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VOLUME S, NO, 5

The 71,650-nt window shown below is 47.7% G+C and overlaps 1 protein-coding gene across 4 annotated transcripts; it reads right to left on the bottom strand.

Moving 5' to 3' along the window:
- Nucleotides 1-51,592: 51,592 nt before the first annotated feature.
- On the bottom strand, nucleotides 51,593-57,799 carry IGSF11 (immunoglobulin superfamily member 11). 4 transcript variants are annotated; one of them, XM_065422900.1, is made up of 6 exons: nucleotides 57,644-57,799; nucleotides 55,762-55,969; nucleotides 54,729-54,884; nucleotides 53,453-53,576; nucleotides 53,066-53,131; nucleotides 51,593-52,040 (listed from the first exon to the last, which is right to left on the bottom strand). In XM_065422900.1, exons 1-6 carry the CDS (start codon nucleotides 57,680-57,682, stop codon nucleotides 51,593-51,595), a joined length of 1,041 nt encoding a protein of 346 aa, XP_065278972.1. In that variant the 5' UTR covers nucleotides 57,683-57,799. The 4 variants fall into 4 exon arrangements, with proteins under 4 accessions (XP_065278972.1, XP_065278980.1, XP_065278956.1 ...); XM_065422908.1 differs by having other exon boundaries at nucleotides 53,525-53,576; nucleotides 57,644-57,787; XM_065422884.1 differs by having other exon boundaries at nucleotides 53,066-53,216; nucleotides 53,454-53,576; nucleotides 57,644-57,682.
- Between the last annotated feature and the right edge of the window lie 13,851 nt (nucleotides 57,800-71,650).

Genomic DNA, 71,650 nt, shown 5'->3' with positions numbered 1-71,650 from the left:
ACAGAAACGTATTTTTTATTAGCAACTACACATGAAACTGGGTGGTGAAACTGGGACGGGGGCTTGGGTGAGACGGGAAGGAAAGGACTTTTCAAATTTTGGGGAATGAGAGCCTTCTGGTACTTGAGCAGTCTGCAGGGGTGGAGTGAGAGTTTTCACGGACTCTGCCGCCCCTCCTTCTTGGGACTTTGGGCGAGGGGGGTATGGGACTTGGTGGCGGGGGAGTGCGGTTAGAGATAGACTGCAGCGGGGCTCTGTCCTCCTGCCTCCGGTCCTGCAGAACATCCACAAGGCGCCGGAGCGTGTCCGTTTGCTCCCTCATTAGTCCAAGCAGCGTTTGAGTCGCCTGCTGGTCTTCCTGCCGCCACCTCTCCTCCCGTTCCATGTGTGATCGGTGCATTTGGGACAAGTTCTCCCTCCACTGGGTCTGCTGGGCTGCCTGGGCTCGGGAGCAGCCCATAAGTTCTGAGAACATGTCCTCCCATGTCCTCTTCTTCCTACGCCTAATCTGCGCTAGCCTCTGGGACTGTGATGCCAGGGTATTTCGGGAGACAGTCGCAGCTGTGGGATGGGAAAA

4 1 at'..WnlmUtriHAMnNE PUBLISHED EVERY WEDNESDAY, BY A E S FT. A E TKUMSOIT SUBSOUU'TION $1,50per annum, Hctly in advance. KATE S O ADVERTISING 154^ Tea lines or lessmake a square. Aw $T6o $goo 3 0(1 4 6 ixj' 10 ooi Sw 1 *iu'r 8ra 6 O.iiec in Brand's now building, next door tlio Ued Win,' Hoii*e. K«d Win-.', Alarcli Sth,1Sii. iy S3 oo $4 00 6 oo 8 oo 12 00 15 00 §6 00 1000 12 00 10 00 16 00 20 00 4 50 6 00 a 50 I »^'r 3 50 V£ ink. 5 00 »«U 3 no 9 00 AM at II. PAUKE 15 00 25 00 25 00 13 00 30 00 OOi W A E I S O 40 00 75 00 25 00 40 00 LB-VVL /VuvKRTisEilENTs,40cts. per squr.for tr»tin»ortion,25ets. earth subsequent insertion. K'umjss Cards, (siKlines,") $6 per year. \ll iU-3rti.-*ements continuea until ordered Main btreet, Led Wing, Minn, teat. UFA) WINK, MINN. Front olfieo, over C. MoGlaslittn\» Store. I»v7iy W W. I I E S A O I I N E A A W W I N I N N E S O A 51V O.&J. C. McCLURE, A to Ac a a RKD WING, MINNESOTA. Special attention given to tlio collection claims against the uitsd Suites :or l'A\ MOUNT 1' ot'nohhers killed in btitile or in tlic service ot'tlic Government. A N lying tf A E S II. A E A TO .YE $• 01J N~S EL 0 HAT LA IV. And Notary Public. RKD WINU, MINNESOTA. Particular attention .riven to the collection ©f claims against-the United Slates.tr t'l war, tor sol Hers AIIUBAB PAY, I (Will•! I L' N 1 it A I'AV OK E N S I O N S A lUOf Jo.N- D.i-uiiiTiiu Goodhue Volunteer bui.dii.g FRANK IVES, A I 56 N i: A I A W a STICK Ob1 T.I E PEACE. It I Win.-, Minnesota. fpoci il attention -.riven to collecting. tlKK I E ON MA IN JTUKKT. Ill :1 r.152 II11? W O S E \y ii ltl u... t»Lll tll'V.vlv Ml IV.i-lied \iv.\ o]i e. former!v known il SMIKJCT, ili'd uiiiL-, in preoansd to iii-eomnio..late all whom: us with th'-ir patronage, have |".st lai.t C*mliMIOUS S A E accommodation of teams. Up: KUAN* HOT HERS. Ue.d Wincr. May I .". I -'Vi for t'i E O S E A. R. I E Proprietor, fVuin Street, hetwetn Main a»d TU:rJ Sf RKD WING, MIN-N-KSOTA. beeni ncwly fitted a Creek House. JMX miLis road. Dr A IT. JONES, DEALER n9!J rpilCS ho ha heer newl fitted and furn I Uhod, ant is but two squares from B»oambo»t Landing. A eood Stable is eon Moto.l with the house. P»arsra«co eonvvyed to Mid from tho boats free of -barge. _lvSn3ly QTft O O a I A O from Rod Wing.on thc-Zumbrota o\-E. Goodueeommodatious for oothman| aid b«a»t at reasonable rates JOHN ll.V'K, Proprietor. "GOODHUKCOUNTY I tiTOHE A. CLARK, Wholesale and retail dealer in Perfumery, Red and White Lead. Zinc PaintySsc KEI Wiaa, MINNESOTA. tip) nilvi:ly €/FF Drag & Book Store, in Drags, Medicines.Toilet Arti-j cUs. School. Medical, and Miscellaneous! Hooks. Periodicals Blanks. Fancy Goods, Pho-j to*r»ph Albums, Wall Paper, 4te., «&c. Inscriptions Carefully Prepared. Red Wing, Dec.S, IS52. vTnlSly NOTICE TO THE PUBLIC! The subscriber ha* ratttad the Chillson House, At R«d Winy, ar.d opens it for the accommo dation of the rnblic. A general invitation is given toifive it atrial. Ked *"in*. lee- 1st, I v»'. W.T HASTINGS. nl9 vSly SALTTferthe W barrel, *ack or oonnd. for «ale S. C. HARLAS CO. APPLES—treen and dried—dried: dwrries rr«n«». Pearl Bar!** Rite. Raising Ear-' ^^r^S^TOLf UNIVERSITYW RED WING, MINNESOTA. CALENDAK—Fall term-, Sept. 3. 1S63. Winter term. Dec. 3, ISG3. Spring tow, March 16,1S64. Fall term of 1SG4, Sept. 7. FFtafcr term of 1S64, December 7. Send for a Catalogue. Letters of inquiry promptly answered. KEY. JABEZ BROOKS, A. M.. nlOvStf President. JOHN LINDQUIST, DEALER IN Groceries, Boots and Shoes, CROCKERY & WOODENWARE, Segars Tobacco, Wines cO Liquors, A N E E N O I O N S &C, S it in *t S, AND LATH, L\03. DOOP.S & 3LI2TDS, O.liee and Lumberyard Corner of Mrtiti ausl Broad Strc«ts. SAWING, PLANING, MATCHING. AND 3 O 3 0 I 3 N Done to order at our Steam Mill. 1 Nov.l-Vn 'l G-, H. S E I N 8c Co., itciwwirdto S. |$. Foot, Wholesale and Petal! Dealersin LEATHER, & SHOE FINDINGS' Manufacturersot evoy kind and style of Men's, !/*, Wo.nen's and Children's Boot* 'uul Shoe*. Reparing done neatly and at moderate prices. In the Nrc\v Brick building, corner Main an Plumstreetft. Com-j and see us. v20r. W VTll Main St. IS W in he 1! HO, [n2m6 A N I E S O W E & O Manufacturers of. and dealersin every va LUMBER, °LATHS. DRY FINISHING LUMBEK rnd Dressed S a a Ahvayson hand at the Bluff Milla. nt-21 n36vC:ly COdJEL & BETCHER, Manufacturers of and dealers in cr,cC1 G-. R. STERLIN & CO. n4o:lv. ft A N 5) .J E W E L!i 11. West af Bash near the P. O. 3 I in a W A E S SK'SHf 1 0 ID IIS neatly repaired :^7~'I lie still crther ins served a rejrtilar an Ijineuticeship in Europe, and is confident of be ui_' able to jjive per.eel satisfaction. I A. W. ERPING. ALL WORK WARRANTED ,sgouge nUvC-yl I S E S Baktt'i Hardware St, re. Main, Sired. RED WING, MINN. AMBROTTPE&, MELANOTYPES, PHOTOGRAPHS AND •^W- l'i 'I'.rMUnown to r,,. ii PRICES TO SUIT TU E TIMES. GEORGE FISHER. Juno 00. 7383. THE CELEBRATED 3B" J3L. :N" isa Mautifactared and for sale by ASHTON,COGEL & BETCHER, Xear the Kellv Ilonwi. KED WING, MINNESOTA. n9S nl5v«:ly Grocery & Provision S\ C. HARLAN $• Con At a Old Store Main Street, i^* RED WING MINN. O O I I S MERCHANT TAILOR. And MamiketnreT of all kinds of CLOTH ^XD FUR COATS, and dealer ia Ready Made Clothing HEil OODRNWARK N A E S to Fk-Nic, Lemon BVSH STREET, E WDjNg 3H5TN. edit oflT. Jim 9 ^^^^& 1 A STORY FOR OUR OWN TIMES. Get down in a nuoment! thundered Jim, get down, jou canting, lying, mischief mak mg, cowardly h\puc ite! I'll drag you down if you dont dismount. Friend James I remonstrate against thy proceedings and against thy lan-uige, re plied Nathan. My religion teaches me sincerity I am neither a liar a mischief maker nor hypocrite I am not a cojvard but a man of peace I desire to pursue my way quietly, let me pass on. Oet down persisted Jim, down with you! I want to beat some of your religion out of you I must give you a flog befoi leave you. I think by the time I'm through CARTES I)E V1SITE, with you, you'll pass for a tolerable decent t,.k-,n as man III teach you a short and easy lesson TH E GOODHU E VOLUNTEER.-"-.•••.«•:-•.. THE CONSTITUTION AND THE UNION, PIBST, LAST, AND ALL THE TIME JI BLANDE SALTED AND E E E QUAKE FRIEND There lived in a certain neighborhood not far distant from here, a rostering, rowdy bully, Jim Blander. Jim was "some'' in a fight, a kind of pugilistic Napoleon, ^an and bloody were the affairs he had in his lifetime, and had invariably come off best.— Jim not only considered himself invulnera ble, but all the fighting characters in the surrounding country conceded it was no useirate in fighting Jim, as he was considered to be a patent threshing machine, that could not be improved on. I Jim's neighborhood had settle quite a number of Quakers. From some cause or other, Jim hatGd "shad bel lies," as he called them, with h's entire heart and he often declared that to whip one of those inoffensive people would be the ciowning glory of his life. For years Jimijure waited for a pretext. One of Jim's chums overheard a young Quaker speak in dis paraging terms of him. The report soon came to Jim's ears and not a little maiini fied. Jim made desperate threats of what he was going to do with Nathan, the meek follower of Penn, on si ht besides various bruises and contusions he meant to iniliet on Nathan.s body, in his chaste language he meant to RED WING, GOODHUE COUNTY. MINN., WEDNESDAY.. JAN. 27, 1864. out" boih his eyas, and '•chaw oil''' both Ins eats. Nathan heard Jim's threats, and very properly kept out of his way, hoping that time would modify him Jim's anger. It seems however that much to be desired re suit did not take place. One day friend Nathan was out riding, and in passing through a long lane, when about midway, he espied -Jim entering the other end. Nayou. than might have turned and lied, but his flesh rebelled at this proceeding. 1 will pursue my way peaceably, said the Quaker, and I hope the better sense of th3 man oj! wrath will not permit him to molest me, or allow him to do violence to my person.— Nathan's calculations as to the lumb like qaalitied ol his adversary were doomed lol be disappointed, Oh ho, thought bully, as he recr Nathan, I have him at last, Now 1 W make mince meat ol shad belly. I will salt and pickie him to. Wilt t. ou please dismount fiom thy horse seizing the bridle ol Nathan's horse land mimicking his style my soul yearn jeth above all things to give thee the bigge.it mauling ever man received, Friend James, replied Nathan, '.Lou must jnot molest me, but let me go on my way in peace. Th better judgement will surely tell the that thou caust not possibly be ben efitted by personally injuring me. minding your own you run in slandering said Nathan firmly loosen thy hold from the bridle. You won't, won't you said Jim, then v7n4Uti|bere goes, aod he made a desperate plunge to collar the Quaker. Nathan was on his feet in an instant, on I the opposite side of the horse. The Quaker 1ML I I though of much smaller proportions than his persecutor, was all sinew and muscle, and his well knit form denoted both activi ty and strength. His wrath was evidently kindled. Friend James, he implored, thy pertina cious persistence in persecuting me is an noying thou must desist, or peradventure I may so forget myself as to do thee some match. a 3 0 to knock cfl* the end of your nose look oat! er coald not more scientifically nave ward ajsd CANARY SERD for aa!« by evidently disconcerted at the ill *riB *****m HARLAN a of a cautiously. The contest began again. N a than stood his ground firmly, and warded off the shower of blows skillfully, which Jim aimed at him. Friend James, said Nathan in the heat of the contest, this is mere childs play. I grieves me that thou has forced me into resistance, but I must defend myself from bodily harm, I see there is but one way of bringing this scandalous and wicked affair to a close and that is by conquering thee in order to do this I will inflict a heavy blow between thine eyes, whicli will pros thee. Following out the suggestion, Mathan struck Jim a tremendous blow on his forehead, which brought him to the ground. ^osr said Nathan, I will teach thee a les son, and I lmpe it will be a wholesome lesson too. I will seat myself astride of thy bieast I will place my knees upon tliy arms, thus\ so that thou canst not in me when thou returnest to conscious ness. I hope I may be the humblo instru ment of taming thy fierce, warlike nature, and make a better and more respectable man of the. A.s the Quaker concluded, Jim began to show signs of returning life* The fi'st im pulse of Jim, when he fairly saw his condi tion was to turn Nathan off. He struggled desperately, but he was in a vice—his ef forts were unavailing. Friend, thou must keep still until I jdone with thee, said Nathan, I believs I am humble instrument in the hands of God to chastise thee, and I trust that when I am done with thee thou wilt bo a changed man. Frierd James es thee not repent of at tacking me No*aid Jame?, let me up and I'll show 1 will not let thee up. impious wretch, darest thou profane the name of thy Maker? I will punish thee for that--I will cheek ti respiration for a moment. Nathan, as £ood as his word, clutched him'by the throat. lie compressed his S a 8 a a S in S I faC° a profi'ined the name of thy Maker, friend James, continued Nathan, confess, dost thou repent thy wickedness No hanged if I do, growled Jim. Thou preverse man, say that thou repent est of thy wickedness. I 11 be hanged I do. By siukjM, said coming toward Na insist on it and he ag%in grasped Ji by l****ve «««gh in the throat. I will choke thee "into submit Broadbrim to make the affair interesting,—!sion thou must answer affirmatively-say 11 wish some of the boys were here to see [after me. I premise to love my neighbor the fun. Now friend Nathan, I'm going myself, iaclodiaf toe Quakers. Suiting the action to the word, Jim, af I will cheek thy respiration if tboo dost tervanous pugilistic gymioM with hw' not, replied Nathan. Wilt toon yield fists, made a scientific blow at the nasalfor[ No I won't I'llfat•fasted if I do, said mation on our Quaker friend, bat Tom Hy IJim. his first attempt he saw he fcnT* as be was likely & W 5. C. BARLAN A CO. temmK out, and approached 2*sib*a more straightened Wilt thou not replied the Quafcer, must 1 use compulsory means I will impress stroyed thy windpipe again unless thougivest me an an-werinthe (Urinative—say quick art thou sorry No, I—y shrieked Jim, in agurgling tone, as the Quaker's grip lightened, yes 1 am sorry. Is thy sorrow a Godly sorrow asked Nathan. Jim rather demurred giving an affinitive answer to th question, but a gentle squeeze admonished him he had better yield. Yes, now let me up. I am not done with thee yet, said Na than. Thou hast been a disturber of the peace of this neigborhood time out of memory thy hand has been raised against every man thou art a brawler. Wilt thou promise me that in future thou wilt love thy neighbor as thyself? Yes, answered Jim hesitatingly, all but the Quakers. Thou must make no exceptions, replied Nathan. I insist on an affinitive an swer. If I Pay yes to that—I'll die fiist A struggle now ensued, but Jim had his Thou mast yield, James, said Nathan, I as I promiss that said Jim, 111 be corsed 11 I do Thou had better give in, replied Nathan, I will choke tfcesenia, if tbeedost not—see And Nathan did compress his grip, an* the choking process 05*10 wens on Jim's teagnt lolled out, and his eyes pioCiuded 'ora their sockets—his body writhed like a dying man's Nathan persisted in holding his grip until Jim became entirely passive, he then relaxed bis hold. Jim was sl«w in recovering his speech and his senses: whon he did he begged Nathan for mercy's sake to release him. aminto a a tremor ran through his frame. He was evidently un Jdergoing a process of strangulation. The iQuaker relaxed his hold, but till the chok •ing process h*.d sufficientl.v, as ho thought, tamed the preverse spirit of Jim. I took some moments for James to inhale suffcient air to address the Quaker. I'll knock under, said Jim, enough let me up. No, thou hast not got half enough, re plied Nathan. Thou art now undergoing aprocess of moral purification, and thou must be contented to remain where thou liest un I til I am done with thee. Thou haot just When thou wilt make the promise I ex -tion act from thee but no sooner, repliedjNathan. Jim saw that he was powerless, and that the Quaker was iesolutie. He felt it was no use to persist in his stubborness. I will give in, he replied, I will promise to love my neighbor as myself. Including the Quakers, insinuated Na than. Yes including the Quakers, replied I'm. Thou mayest arise then, friend James, and 1 trust the lesson thou hast learned to day will make a more peaceably citizen of thee, and I hope a better man. Poor Jim was completely humbled he left the field with his spirit3 completely cowed. Not long after this occurrence the story became bruited about. This was Ths last I heard of him he was preparing to make another move, Being pressed for his reason why ho again emigrated, said that a colony of Quakers were about moving his neighborhood. He was under an obligation to lovo them, but he was of thof opinion that distance would lend strength ltd his attachment. jority of our people here have left most mora than Jim could bear. He soon after '9 ated by posterity for all coming time.—• left the scene of his many triumphs and his late defeat, and emigrated to the far west"!^— N EW YORK, Jan. 3. Tho '[rlbuue vouches for the genuine ness of the following letter, which intimates that the city of Charleston is mined with powder CHARLESTON, NOV. 9 DEAR COUSIN Fred has at last consent ed to let me come to Macon, so you may expect me in a very few days. The other day a Yankee shell exploded just around the corner from house tearing a building to pieces aud setting two others on fire, N one was injured as all the building were va cated some weeks ago. I don't believe there are two hundred ladies in town who are able to get away, for Fred declared we should not leave while we had a roof over us, but now that he sees the danger we are in, he is glad to hurry us off. Most of the families have gone to Dor chester, Suminervilie, Icombo and water boro, and every house in those places is crowded nearly every rrom is filled with beds and every bed has to accommodate three or four persons. So much for warours but I would willingly live in a city the re mainder of my life if it would keep the', Yankee miscreants out of our city. A a their furniture in their houses expecting in I a few weeks to return to them, bu ofcourse they know that i: the Yankees take the city their houses and furniture wilt all bo doC Gen. Beauregard has caused information to reach all that if he finds it impossible to hold the city he will leave it a maas of ru ins. No one will complain of this, as they know the barbarians have vestige of the se cession nest if they can take it. If they should ever enter our house may Ood have mercy on them, for I cannoV~If they evsr enter the city you will hear of the greatest earthquake ever caused by hu man agency. It will be a consolation, Louise, for you to know that should the vandals ever get here they wil 1 never be able to reach Macon. Gen. Beauregard is confident they could never get ten mile* beyond the city in any direction, but he is equally confident they can never come. It is painful to go through our streets, once alive with beauty and fashion, and see Patriotic Sentiments. Accursed be the hand pot forth to loosen the golden cord of Union thrice accursed the traitorous lips-, whether of Northern or Southern demagogues, which shall propose .ts severance—A & Prenti*. The hallowed name of AMERICAS UXJOS, more fragant than the spicy gales of Arabia, more balmy than Giiliad air, thrills the bosom of the patriot where despair one* reveled and whispers Hood tiding* J«f a# hcertotti* Union!—Parses Bro*ul-v. An other musie grates harshly and die flssdbntly upon tbe ear when the nation m, The Bmlde-Crjf e/ Frmimrn. Where would Washington be, think you free first heeamedtttorted, then perpJe-hi. perpetuation eiMgroirfsseiy? The thought inswrnfthj the Merchants Tntnrsnes C* frr isblssphetsy WHOLE NO. 457 Glorious New England! thou art still trim to thy ancient fame, and worthy thy an. cestral honors. On thy pleasant valleys rest, like sweet dews of morning, ther gen tle recollections of early life around thy hills and mountains cling, like gatherin mists, the mighty memories of the reTolu and far away in the horizon of the past, gleam, like thine own Nothern Lights the awful virtues of thy Pilgrim Sires'.—S. 8 Prentiss of Mississippi. When we and our posterity shall see our lovely South desolated by the demon of war which this act of yours will inevitably in vite and call lorth when oar green .waving harvest shall be trodden down by the mar. derous soldiery the fiery car of war sweep ing over our land our temples of Justice laid in ashes, all the horrors and desolation of war upon us who but this convention will beheld responsible for it! and who but him who shall have given his vole for this unwise and ill-timed measure (as 1 honestly think and believe shall be held to strict ac count for this suicidal act by the present generation,and probably cursed and exe- Hon Alix. 12. Stevens in Qsorgia Convention, 1861. Mexico* A letter from President Jaurez dated* Saft Luis december 8th, received in this city says our hopes are for a speedy termination our civil war and a complete r^notation of union with it. No doubt many an Amer ican soldier will soon join us for the purpose of driving from the soil of the America continent, the French with their designs establishing a monarchy here. W know full well that if the United States had not been engaged iu their present struggles ita European power would ever have attempted to strike a blow against Republican institu tions, but as we are, with God's help we tty to defend our beloved Mexico. You no doubt will be somewhat surprised .at our abandoning our principal cities and eaving them in the hands of the French. We think we are right in doing so. In the first place in a military point of view the further we can draw them into the interior, and away from their base of suplie*. the better. By dividing them up and distributing their forces they become weaker, and give us more powei io aasail and destroy, and wa do not intend to carry on more than what is classed as guerrilla warfare, for wo are not in a posaion to make an attack on ony of their points. TheFre: ch army being far superior to in point of discipline as well as bein supplied with all the modern improvements in gunnery, we would be compelled to .| »«»b eventually to them in any pitched a I a a in 1 entirely desried, with the exception of nowj JBj C. Andrews, Col.of the 3d MinnesoU and then one of our colored people, or a (Regiment, has been nominated for Brigadier squaihd irishwoman. But am to see you I General. so soon that I wiil not write a long letter, S a a S S a a a destroying carrying on a l»« a 8 a W Fnnch & 0 0 a igovern. not easy to State News Items* SLEIGHING PAUTV.—Our neighbors ai Red Wing, can do a big thing in the way of a sleigh rule, when they try. A party of fifty-three couple paid us a visit on Friday evening, 8th inst., they had, as we hato learned, a good dance, and we hope, a very pleasant time generally .—Lulu City Times. SMALL Pox AT I LUB EARTH CITY.—The Mankato Independent says that a Mrs* NEVILLE lately returned from Baltimore with the bu ail-pox, and that the people of Blue Earth Cityjbecame so alarmed that a protracted meeting was suddenly brought to a close, and the schools were shut up. Mrs. NEVILLE'S husband was a trader and had been obliged to box up his goods, tt town physician deciding that if he *old them would infect the purchasers— Pioneer. O Fred Mends his Jove, but says that of thai city, arrived pesterdoy will not write until dipping his pea a Idaho, by way of St. Louis. He was seven weeks making tbe trip/ and had a w™ IDAHO.—N. F. Langford. Esq., rough time in coming across the plains Mr. Langford is on his way to Washington sent by the Legislature of Idaho as Com missioner to present the question of a divis ion of that Territory before Congress, and also to orgs upon Congress tbe advantages and necessity of a proposed mall rente from St. Paul to Bannock City.—Pioneer. I S O Monday moniag last the residence of Mr. Skelton, corner of fifth and Ramsey Streets, took fire and borne] to the groan The fire originated from defee ire flues, and when first discovered, might have been, overcome had we had proper facilities, o#\ accessible, as it was the only to pursue was to save the houcahoM mure. Whieb was all got, en* though •fit in a Isisimil nnnsnfalesL to W Hulsftry and 900 T)9VM~-m#*pIa4*Mmknt.